The trouble is that this rhetoric and research is hard to put into practice. The modern corporation was born in the image of the military and too many leaders appear hard-wired to continue this approach. Worse still, too many senior and middle management adopt the attitude of followers, rather than challengers.

While most people can probably name a company that does things differently, if you ask lots of people you get a depressingly short list of the same usual suspects. It’s refreshing, and yet also shamefully rare, to hear of a successful organisation that adopts an upside-down culture or whose leader seems to embrace the idea of an open culture and is big enough to actively invite dissent and discussion around the boardroom table.

That’s because it takes a rare breed of leader confident enough to do it. And a rare bunch of shareholders and investors to allow it happen. The financial crisis and recession have made things even harder. The upshot of this is that senior executives are not used to dealing with confrontation or dissent. Perhaps that’s why so few CEOs seem to know how to cope with the uprising among the shareholder and investor community.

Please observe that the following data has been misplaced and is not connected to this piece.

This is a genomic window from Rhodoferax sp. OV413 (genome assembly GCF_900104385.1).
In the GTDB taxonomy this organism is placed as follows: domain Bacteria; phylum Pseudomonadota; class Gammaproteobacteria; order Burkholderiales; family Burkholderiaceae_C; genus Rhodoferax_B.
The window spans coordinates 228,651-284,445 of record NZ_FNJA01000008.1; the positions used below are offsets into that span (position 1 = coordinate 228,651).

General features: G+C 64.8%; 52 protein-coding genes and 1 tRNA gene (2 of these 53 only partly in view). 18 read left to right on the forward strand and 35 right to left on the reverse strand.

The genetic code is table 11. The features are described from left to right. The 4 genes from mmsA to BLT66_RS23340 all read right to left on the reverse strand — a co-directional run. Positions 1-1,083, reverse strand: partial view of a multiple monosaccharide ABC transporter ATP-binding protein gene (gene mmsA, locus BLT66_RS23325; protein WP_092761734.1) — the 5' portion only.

The bad news for CEOs — and shareholders — is that culture change is difficult and painful to do at all, let along do well. The good news for all of us is that recognising there is a problem with culture is a good first step towards making things better.

This article originally appeared in economia.